Cost-effectiveness of a Digital Health Intervention for Acute Myocardial Infarction Recovery

Vinayak Bhardwaj, Erin M. Spaulding, Francoise A. Marvel, Sarah Lafave, Jeffrey Yu, Daniel Mota, Ting Jia Lorigiano, Pauline P. Huynh, Rongzi Shan, Pooja S. Yesantharao, Matthias A. Lee, William E. Yang, Ryan Demo, Jie Ding, Jane Wang, Helen Xun, Lochan Shah, Daniel Weng, Shannon Wongvibulsin, Jocelyn CarterJulie Sheidy, Renee McLin, Jennifer Flowers, Maulik Majmudar, Eric Elgin, Valerie Vilarino, David Lumelsky, Curtis Leung, Jerilyn K. Allen, Seth S. Martin, William V. Padula

Research output: Contribution to journalArticlepeer-review

Abstract

Background: Acute myocardial infarction (AMI) is a common cause of hospital admissions, readmissions, and mortality worldwide. Digital health interventions (DHIs) that promote self-management, adherence to guideline-directed therapy, and cardiovascular risk reduction may improve health outcomes in this population. The "Corrie" DHI consists of a smartphone application, smartwatch, and wireless blood pressure monitor to support medication tracking, education, vital signs monitoring, and care coordination. We aimed to assess the cost-effectiveness of this DHI plus standard of care in reducing 30-day readmissions among AMI patients in comparison to standard of care alone. Methods: A Markov model was used to explore cost-effectiveness from the hospital perspective. The time horizon of the analysis was 1 year, with 30-day cycles, using inflation-adjusted cost data with no discount rate. Currencies were quantified in US dollars, and effectiveness was measured in quality-adjusted life-years (QALYs). The results were interpreted as an incremental cost-effectiveness ratio at a threshold of $100,000 per QALY. Univariate sensitivity and multivariate probabilistic sensitivity analyses tested model uncertainty. Results: The DHI reduced costs and increased QALYs on average, dominating standard of care in 99.7% of simulations in the probabilistic analysis. Based on the assumption that the DHI costs $2750 per patient, use of the DHI leads to a cost-savings of $7274 per patient compared with standard of care alone. Conclusions: Our results demonstrate that this DHI is cost-saving through the reduction of risk for all-cause readmission following AMI. DHIs that promote improved adherence with guideline-based health care can reduce hospital readmissions and associated costs.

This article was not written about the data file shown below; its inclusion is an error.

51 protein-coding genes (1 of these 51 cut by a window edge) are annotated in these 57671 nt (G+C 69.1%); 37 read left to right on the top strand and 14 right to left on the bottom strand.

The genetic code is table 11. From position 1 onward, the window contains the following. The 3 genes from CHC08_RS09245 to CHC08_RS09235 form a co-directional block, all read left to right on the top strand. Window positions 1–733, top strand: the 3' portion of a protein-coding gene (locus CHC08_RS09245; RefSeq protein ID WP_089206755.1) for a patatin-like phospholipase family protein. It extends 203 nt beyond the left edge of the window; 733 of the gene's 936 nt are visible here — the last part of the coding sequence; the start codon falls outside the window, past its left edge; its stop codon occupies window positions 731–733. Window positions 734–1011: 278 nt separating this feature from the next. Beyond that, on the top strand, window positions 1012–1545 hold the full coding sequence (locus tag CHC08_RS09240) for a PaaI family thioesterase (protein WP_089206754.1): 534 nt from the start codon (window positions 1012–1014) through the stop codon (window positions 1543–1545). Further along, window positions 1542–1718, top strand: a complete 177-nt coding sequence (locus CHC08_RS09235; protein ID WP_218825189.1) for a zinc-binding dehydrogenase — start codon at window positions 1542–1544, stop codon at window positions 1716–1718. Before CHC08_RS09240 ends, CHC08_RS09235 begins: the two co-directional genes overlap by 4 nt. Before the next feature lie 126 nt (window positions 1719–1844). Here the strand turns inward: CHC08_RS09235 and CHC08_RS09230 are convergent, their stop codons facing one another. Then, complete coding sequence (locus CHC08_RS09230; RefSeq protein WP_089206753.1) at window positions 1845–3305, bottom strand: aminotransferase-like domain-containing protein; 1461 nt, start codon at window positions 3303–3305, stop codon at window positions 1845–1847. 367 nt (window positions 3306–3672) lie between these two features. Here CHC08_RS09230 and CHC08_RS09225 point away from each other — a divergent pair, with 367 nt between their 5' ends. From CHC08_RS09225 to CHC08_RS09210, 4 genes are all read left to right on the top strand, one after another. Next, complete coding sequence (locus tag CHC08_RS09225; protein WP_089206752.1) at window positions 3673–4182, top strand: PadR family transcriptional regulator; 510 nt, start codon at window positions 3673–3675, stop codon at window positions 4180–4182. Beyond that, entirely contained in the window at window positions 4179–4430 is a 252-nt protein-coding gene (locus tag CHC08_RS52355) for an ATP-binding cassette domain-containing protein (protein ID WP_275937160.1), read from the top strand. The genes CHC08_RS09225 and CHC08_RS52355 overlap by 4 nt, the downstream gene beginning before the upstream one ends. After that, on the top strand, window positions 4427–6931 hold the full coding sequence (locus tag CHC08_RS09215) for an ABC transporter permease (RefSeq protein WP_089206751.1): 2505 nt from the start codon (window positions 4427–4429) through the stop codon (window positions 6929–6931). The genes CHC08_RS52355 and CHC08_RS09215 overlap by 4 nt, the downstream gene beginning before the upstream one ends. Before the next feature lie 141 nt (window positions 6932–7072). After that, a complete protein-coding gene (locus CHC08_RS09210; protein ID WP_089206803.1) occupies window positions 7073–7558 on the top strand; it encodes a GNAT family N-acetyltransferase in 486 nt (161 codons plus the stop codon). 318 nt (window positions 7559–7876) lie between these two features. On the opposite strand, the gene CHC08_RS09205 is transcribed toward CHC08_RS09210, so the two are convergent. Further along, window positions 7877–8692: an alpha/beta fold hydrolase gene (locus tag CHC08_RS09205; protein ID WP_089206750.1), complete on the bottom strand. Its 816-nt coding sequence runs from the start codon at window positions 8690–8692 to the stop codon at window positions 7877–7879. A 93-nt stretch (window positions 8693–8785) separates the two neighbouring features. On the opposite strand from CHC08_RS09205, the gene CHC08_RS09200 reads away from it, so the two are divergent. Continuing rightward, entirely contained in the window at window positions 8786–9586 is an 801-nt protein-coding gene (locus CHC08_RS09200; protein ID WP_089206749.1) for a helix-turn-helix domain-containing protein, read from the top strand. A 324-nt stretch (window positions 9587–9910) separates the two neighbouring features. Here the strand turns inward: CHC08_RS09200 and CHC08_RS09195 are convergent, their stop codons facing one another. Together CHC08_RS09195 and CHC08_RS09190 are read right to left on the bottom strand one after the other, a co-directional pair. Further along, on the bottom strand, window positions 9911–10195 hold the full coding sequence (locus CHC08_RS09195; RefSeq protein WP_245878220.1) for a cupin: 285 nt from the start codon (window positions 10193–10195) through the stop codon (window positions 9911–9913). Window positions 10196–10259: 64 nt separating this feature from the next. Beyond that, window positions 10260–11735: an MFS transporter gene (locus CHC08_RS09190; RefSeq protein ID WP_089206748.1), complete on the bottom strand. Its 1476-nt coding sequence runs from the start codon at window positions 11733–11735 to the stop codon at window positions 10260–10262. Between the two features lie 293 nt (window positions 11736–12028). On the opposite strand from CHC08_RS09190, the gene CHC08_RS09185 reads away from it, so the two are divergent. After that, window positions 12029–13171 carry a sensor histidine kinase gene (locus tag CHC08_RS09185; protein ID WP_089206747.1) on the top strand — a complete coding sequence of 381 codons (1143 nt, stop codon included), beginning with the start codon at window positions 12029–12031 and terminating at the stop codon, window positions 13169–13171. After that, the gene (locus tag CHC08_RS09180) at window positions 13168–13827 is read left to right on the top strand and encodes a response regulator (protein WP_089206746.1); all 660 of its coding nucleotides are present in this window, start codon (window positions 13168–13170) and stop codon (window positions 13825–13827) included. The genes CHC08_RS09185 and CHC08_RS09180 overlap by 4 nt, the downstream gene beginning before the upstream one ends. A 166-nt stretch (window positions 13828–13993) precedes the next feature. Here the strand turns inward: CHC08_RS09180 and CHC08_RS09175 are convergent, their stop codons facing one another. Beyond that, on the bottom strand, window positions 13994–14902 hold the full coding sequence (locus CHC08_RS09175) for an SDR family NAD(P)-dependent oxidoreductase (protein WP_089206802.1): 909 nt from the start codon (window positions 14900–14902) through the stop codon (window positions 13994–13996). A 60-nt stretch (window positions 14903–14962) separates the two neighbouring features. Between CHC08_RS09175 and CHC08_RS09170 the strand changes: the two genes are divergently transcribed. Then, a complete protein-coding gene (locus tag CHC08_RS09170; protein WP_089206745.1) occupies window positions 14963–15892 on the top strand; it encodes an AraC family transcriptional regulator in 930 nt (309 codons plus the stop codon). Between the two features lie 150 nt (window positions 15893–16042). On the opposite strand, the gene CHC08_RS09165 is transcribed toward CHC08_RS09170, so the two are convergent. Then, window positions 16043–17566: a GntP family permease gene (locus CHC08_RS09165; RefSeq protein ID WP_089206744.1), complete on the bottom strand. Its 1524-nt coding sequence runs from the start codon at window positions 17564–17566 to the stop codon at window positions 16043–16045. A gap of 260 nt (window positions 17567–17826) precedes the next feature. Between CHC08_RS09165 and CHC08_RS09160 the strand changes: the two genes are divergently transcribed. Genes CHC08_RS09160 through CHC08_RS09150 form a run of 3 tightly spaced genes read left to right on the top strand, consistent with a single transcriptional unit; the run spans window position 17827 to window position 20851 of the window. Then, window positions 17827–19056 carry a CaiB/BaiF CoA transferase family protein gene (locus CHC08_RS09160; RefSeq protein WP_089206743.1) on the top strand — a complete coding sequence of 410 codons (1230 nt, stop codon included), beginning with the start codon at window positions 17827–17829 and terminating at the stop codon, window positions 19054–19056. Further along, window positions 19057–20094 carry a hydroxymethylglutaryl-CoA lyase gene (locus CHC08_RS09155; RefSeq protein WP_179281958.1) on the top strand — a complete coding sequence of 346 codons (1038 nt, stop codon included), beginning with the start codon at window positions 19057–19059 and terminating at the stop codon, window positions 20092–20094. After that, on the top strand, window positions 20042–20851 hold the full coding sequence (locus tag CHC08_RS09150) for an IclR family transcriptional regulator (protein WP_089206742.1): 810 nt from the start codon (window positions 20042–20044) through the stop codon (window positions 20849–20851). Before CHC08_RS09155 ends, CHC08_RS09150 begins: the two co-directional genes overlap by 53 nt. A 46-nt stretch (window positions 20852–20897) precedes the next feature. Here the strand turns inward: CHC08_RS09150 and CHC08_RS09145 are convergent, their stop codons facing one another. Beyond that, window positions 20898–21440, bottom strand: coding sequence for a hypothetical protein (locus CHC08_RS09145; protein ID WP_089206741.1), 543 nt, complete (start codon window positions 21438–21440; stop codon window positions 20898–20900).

Original languageEnglish (US)
JournalMedical care
DOIs
StateAccepted/In press - 2021
Externally publishedYes

Keywords

  • cost-effectiveness
  • cost-utility analysis
  • digital health
  • medical economics
  • mobile health
  • myocardial infarction
  • readmission

ASJC Scopus subject areas

  • Public Health, Environmental and Occupational Health

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